Ellipsometry on Inorganic Oxides. Ellipsometry was used to characterize the attachment of poly(ethylene-alt-maleic anhydride) (EMA) to silicon wafers coated with different inorganic oxides. Prior to attachment of EMA, the substrates were modified with a tie layer of aminopropylsilsesquioxane (APS) as described in section A above. Table 2 summarizes the results of these experiments and shows that significantly more EMA was deposited on SiO2 relative to the other substrates. Analysis of the data indicates that the thickness of the EMA layer varied with the thickness (amount) of the APS tie layer, and SiO2 had the thickest APS layer. Control experiments performed on SiO2 surfaces with no APS layer showed no increase in ellipsometric thickness, indicating that EMA does not adhere to the surface in the absence of the adhesion layer. Note that in these experiments, only one set of conditions (optimized for SiO2) was employed for coating of all substrates; no attempt was made to increase the APS thickness on other substrates. The nature of the solvent used for deposition of EMA had an influence on the thickness of the EMA layer. Specifically, use of a mixed NMP/IPA solvent resulted in a layer of EMA twice as thick as layers deposited from DMSO (see Table 3). Samples prepared using these two solvent systems were subjected to an aggressive (16 hour soak in DMSO) wash procedure. As shown in Table 4, essentially no change in ellipsometric thickness was observed for samples prepared from DMSO suggesting that the EMA was covalently attached to the surface. A loss in thickness of ˜30% was observed for samples prepared using NMP/IPA. When the NMP/IPA solvent was used, some EMA did bind to substrates with no APS layer (see Table 3). However, this material was removed after the extended soak in DMSO.
Ellipsometric increases in thickness (Δd) after reaction
of different substrates with APS followed by EMA.
Δd APS (Å)
Δd EMA (Å)
Ellipsometric increases in film thickness (Δd) after reaction of
SiO2 substrates with EMA in different solvents.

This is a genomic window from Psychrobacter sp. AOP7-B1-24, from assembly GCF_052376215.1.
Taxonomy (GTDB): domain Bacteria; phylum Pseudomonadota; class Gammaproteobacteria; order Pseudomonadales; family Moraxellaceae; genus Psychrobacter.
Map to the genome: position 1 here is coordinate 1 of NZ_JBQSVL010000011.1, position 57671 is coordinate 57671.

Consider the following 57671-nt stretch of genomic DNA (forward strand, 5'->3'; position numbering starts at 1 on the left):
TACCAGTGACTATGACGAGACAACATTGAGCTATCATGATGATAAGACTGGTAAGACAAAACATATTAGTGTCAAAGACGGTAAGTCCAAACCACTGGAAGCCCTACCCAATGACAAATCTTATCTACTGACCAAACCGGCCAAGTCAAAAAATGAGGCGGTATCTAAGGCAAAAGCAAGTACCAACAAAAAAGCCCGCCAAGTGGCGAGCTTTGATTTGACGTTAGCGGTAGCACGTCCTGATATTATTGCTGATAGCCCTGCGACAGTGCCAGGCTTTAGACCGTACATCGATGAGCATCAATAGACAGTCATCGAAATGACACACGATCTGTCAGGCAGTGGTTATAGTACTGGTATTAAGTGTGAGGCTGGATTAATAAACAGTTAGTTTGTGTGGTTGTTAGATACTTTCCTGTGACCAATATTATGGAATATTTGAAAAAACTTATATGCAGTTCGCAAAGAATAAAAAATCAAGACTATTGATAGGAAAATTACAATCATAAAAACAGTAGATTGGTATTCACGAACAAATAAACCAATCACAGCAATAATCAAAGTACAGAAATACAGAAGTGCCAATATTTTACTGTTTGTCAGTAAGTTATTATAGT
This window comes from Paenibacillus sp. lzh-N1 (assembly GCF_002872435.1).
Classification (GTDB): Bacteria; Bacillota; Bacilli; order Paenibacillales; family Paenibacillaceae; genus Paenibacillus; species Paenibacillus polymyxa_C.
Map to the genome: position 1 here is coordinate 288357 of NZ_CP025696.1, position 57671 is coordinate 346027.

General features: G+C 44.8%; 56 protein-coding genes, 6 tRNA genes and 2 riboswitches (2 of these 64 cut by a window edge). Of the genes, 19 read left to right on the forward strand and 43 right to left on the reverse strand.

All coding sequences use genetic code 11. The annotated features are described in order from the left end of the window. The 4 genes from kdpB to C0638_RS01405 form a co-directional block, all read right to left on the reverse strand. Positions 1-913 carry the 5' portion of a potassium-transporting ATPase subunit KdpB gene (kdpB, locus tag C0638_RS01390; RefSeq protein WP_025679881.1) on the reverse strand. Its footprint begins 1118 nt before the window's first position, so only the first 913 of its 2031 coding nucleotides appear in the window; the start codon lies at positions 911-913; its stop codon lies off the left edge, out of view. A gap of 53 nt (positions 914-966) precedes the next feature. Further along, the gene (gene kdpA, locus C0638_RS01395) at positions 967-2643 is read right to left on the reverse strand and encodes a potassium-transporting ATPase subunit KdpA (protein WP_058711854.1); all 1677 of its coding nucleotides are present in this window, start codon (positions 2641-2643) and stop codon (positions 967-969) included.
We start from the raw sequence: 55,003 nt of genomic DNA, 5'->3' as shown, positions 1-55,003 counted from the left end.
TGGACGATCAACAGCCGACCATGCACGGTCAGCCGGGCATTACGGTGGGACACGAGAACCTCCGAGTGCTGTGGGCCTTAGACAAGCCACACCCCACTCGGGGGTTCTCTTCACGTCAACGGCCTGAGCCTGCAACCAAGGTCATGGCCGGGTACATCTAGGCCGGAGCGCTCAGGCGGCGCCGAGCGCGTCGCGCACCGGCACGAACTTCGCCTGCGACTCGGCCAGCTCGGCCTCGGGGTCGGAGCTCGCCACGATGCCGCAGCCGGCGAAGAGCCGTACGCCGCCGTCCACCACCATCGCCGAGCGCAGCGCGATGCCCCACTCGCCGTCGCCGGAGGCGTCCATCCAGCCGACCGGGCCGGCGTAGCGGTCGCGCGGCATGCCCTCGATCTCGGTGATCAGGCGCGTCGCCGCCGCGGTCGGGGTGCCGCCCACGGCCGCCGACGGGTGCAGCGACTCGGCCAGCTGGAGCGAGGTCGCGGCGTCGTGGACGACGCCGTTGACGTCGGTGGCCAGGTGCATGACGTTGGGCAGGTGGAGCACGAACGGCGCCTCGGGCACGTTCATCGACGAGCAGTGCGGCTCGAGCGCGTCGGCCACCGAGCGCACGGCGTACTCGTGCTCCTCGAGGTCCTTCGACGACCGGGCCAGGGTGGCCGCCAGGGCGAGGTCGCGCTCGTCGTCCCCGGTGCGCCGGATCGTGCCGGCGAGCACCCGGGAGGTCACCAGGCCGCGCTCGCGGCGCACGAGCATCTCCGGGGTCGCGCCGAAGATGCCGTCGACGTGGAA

Δd EMA (Å) (+APS)
Δd EMA (Å) (no APS)
14.9 +/− 0.2
0.7 +/− 0.2
27.8 +/− 0.3
5.2 +/− 1.7
Ellipsometric thickness (Δd) of EMA films deposited on
SiO2 from different solvents after 16 hour soak in DMSO.
Δd EMA (Å) (+APS)
Δd EMA (Å) (no APS)
17.0 +/− 0.5
19.0 +/− 0.4
1.1 +/− 0.5
Hydrolytic Stability. A series of experiments was performed to evaluate the hydrolytic stability of thin films of different maleic anhydride copolymers. Corning GAPS slides were derivatized with one of the following polymers: EMA, poly(maleic anhydride-alt-1-octadecene) (“OMA”), poly(styrene-co-maleic anhydride) (“SMA”), MAMVE, or poly(triethyleneglycol methylvinyl ether-co-maleic anhydride) (“PEG-MA”). A 12-well gasket was affixed to the slide and a buffer solution (pH 7.4) was incubated with each well for varying amounts of time. A simple fluorescence binding assay was then performed in which biotin-peo-amine was first immobilized on the surface, followed by an incubation with a solution of Cy3-streptavidin. Any significant amount of hydrolysis of the reactive maleic anhydride groups would be manifest by a systematic decrease in fluorescence signal as a function of incubation time. Assuming a first order hydrolysis reaction, a plot of the ln(fluorescence signal) versus incubation time should yield a straight line with a slope equal to the negative reciprocal of the rate constant. FIG. 2 shows representative plots for thin films of EMA and SMA, and Table 5 summarizes the observed half lives of each maleic anhydride copolymer tested. The data show that the nature of the side chain influences the hydrolytic stability of the maleic anhydride. For example, SMA, which has a hydrophobic styrene side chain, has a significantly longer half life relative to EMA. The fact that the OMA copolymer, which has hydrophobic octadecene side chains, does not show the same hydrolytic stability as SMA, suggests that steric hindrance and/or the nature of the polymer repeat unit (alternating vs block) may also play a role in the hydrolytic stability of the copolymer.
Observed half life of thin films of different maleic anhydride
copolymers as determined using a fluorescence binding assay.
aat pH 7.4